Last year 10,000 Birds celebrated Wood Warbler Week, which gave me an opportunity to describe exactly what a Wood Warbler (aka Phylloscopus sibilatrix) really was. And to inform North Americans that their so-called wood warblers would be more aptly named Silly-Canaries. Despite fairly convincing arguments, it seems the entire North American ornithological community has completely ignored all logic and we have yet to see any major changes in naming logic.

Prothonotary Silly-Canary (Protonotaria citrea) at The Biggest Week

This May saw a dramatic change in my life as a birder. One might even go as far as to say it was a turning point – a point to measure and assess my life – before and after The Biggest Week in American Birding.

Crowds on the Magee Marsh boardwalk soaking up all the warbler action. Polite. Excited. Sharing.

 My first morning at Magee Marsh and the Biggest Week in American Birding was absolutely incredible. At least as good as all the warblers were the crowds of birders. Everywhere I went there were people loving the birds and hanging out with other birders. And I found the people incredibly polite, friendly and helpful. Now, I really wasn’t expecting that as crowds of people are normally rather pushy and I tend to be a small group or solitary birder – avoiding the crowds and talking. But this was an absolute spectacle.

It would be hard to deny the beauty of the incredible burning Blackburnian Warbler (Setophaga fusca). I believe my first words on seeing a Blackburnian Warbler were: “Holy crap, what the hell is that!” It was that amazing.

The Myrtle Yellow-rumped Warblers (Setophaga coronata coronata) are said to be the most abundant warbler at Magee Marsh in the spring migration, and we certainly did see lots of them. But I never got remotely bored with them.

But my personal favorite of all the wood-warblers I saw during the Biggest Week were the Magnolia Warblers (Setophaga magnolia). Relatively common, beautifully coloured and with wonderful personalities. I also liked their distinctive black and white tails.

On seeing my first Hooded Warbler (Setophaga citrina), I took a few digiscoping snapshots and as I was starting to move off I told someone about it and they almost freaked out: where? where? where? Funny how contextual birds are, I just had no idea that this would be something special there. It was just another of the dozens of incredible warblers about.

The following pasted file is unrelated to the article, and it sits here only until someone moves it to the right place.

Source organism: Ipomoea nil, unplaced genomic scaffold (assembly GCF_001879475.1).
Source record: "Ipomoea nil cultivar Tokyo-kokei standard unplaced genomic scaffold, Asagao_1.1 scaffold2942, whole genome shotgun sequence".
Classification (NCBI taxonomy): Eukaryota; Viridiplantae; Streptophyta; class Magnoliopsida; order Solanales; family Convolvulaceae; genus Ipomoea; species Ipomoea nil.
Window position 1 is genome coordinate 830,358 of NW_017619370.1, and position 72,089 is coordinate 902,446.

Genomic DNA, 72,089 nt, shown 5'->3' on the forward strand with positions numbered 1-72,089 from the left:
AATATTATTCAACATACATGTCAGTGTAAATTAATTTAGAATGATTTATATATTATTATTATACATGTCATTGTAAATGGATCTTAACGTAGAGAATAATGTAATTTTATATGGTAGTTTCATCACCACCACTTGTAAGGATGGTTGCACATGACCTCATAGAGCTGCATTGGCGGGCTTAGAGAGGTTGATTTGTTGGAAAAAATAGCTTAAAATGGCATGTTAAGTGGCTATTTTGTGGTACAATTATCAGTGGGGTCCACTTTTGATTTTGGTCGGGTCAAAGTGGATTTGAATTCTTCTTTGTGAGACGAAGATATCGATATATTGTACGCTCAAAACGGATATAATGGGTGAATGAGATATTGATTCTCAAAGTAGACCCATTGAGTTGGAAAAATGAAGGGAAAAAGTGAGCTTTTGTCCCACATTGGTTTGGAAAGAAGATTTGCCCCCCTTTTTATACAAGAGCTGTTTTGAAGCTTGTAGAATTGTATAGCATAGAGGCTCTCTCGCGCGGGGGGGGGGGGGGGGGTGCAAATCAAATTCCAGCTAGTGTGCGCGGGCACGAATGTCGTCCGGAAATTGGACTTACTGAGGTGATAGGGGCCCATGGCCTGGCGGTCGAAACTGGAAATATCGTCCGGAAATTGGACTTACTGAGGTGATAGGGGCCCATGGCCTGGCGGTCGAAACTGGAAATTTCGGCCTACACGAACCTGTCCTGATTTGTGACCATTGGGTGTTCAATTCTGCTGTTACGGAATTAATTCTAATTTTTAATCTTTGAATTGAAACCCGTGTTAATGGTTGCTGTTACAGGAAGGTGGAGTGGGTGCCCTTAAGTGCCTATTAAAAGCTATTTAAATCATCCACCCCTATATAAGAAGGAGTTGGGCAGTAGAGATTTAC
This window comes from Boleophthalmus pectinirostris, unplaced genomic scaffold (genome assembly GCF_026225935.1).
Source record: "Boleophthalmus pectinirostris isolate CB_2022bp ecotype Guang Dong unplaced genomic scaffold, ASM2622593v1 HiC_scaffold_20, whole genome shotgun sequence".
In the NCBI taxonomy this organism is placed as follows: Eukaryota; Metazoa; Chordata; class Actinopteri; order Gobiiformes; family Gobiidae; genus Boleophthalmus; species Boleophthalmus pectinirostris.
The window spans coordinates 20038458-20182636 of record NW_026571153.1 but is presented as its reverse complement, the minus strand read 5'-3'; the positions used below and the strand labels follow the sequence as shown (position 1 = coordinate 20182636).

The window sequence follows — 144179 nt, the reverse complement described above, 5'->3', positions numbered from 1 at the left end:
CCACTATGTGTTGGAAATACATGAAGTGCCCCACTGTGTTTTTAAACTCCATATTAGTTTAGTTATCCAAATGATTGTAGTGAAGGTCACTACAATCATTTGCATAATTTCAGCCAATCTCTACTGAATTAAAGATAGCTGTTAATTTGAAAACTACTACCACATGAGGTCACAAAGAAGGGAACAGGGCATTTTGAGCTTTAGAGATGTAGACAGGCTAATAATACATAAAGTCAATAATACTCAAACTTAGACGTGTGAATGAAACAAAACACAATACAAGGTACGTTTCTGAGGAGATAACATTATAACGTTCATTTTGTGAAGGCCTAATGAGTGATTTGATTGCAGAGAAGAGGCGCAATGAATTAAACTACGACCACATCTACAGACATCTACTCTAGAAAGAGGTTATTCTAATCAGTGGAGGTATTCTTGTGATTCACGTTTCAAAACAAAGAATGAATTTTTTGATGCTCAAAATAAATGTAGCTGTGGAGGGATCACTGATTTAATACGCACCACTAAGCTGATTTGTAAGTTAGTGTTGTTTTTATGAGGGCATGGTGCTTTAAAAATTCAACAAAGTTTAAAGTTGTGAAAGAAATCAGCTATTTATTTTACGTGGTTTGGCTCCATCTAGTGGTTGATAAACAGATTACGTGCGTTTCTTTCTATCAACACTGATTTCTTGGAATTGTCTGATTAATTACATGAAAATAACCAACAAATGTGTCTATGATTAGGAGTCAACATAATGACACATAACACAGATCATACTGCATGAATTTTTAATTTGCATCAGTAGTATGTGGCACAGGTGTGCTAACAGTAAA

The Cape May Warbler (Setophaga tigrina) also seemed to stir up a fair amount of excitement whenever one was about…

… as did the Bay-breasted Warbler (Setophaga castanea).

Black-throated Blue Warblers and Black-throated Green Warblers also came by to check out my digiscoping equipment 😉

Well, the Palm Warbler (Setophaga palmarum) might not have much to compete with a Blackburnian, but I grew to really like them.

The thing that surprised me the most when walking through the boardwalk was the abundance and variety of gaudiness, both in the birds and people. Everywhere I looked, there was a bird even more brightly coloured and interesting. The same went for the people.

If you have never been to the Biggest Week in American Birding, or Magee Marsh in May then you are seriously missing out. If you have any remote interest in wildlife or nature, then this needs to be put on your bucket list right now. Yup, go ahead and do it. Don’t be coy. Pen. Paper. That easy.

All images digiscoped (c) me with a Swarovski STM80 HD, TLS800 and Canon 7D.


Written by Dale Forbes
Dale grew up in the forests and savannas of South Africa, developing a love for nature from a young age. After studying Zoology and Wildlife Science, he moved to Central America to continue his work in conservation biology. He is a member of BirdLife International’s Advisory Board and is Swarovski Optik’s Head of Strategic Business Development.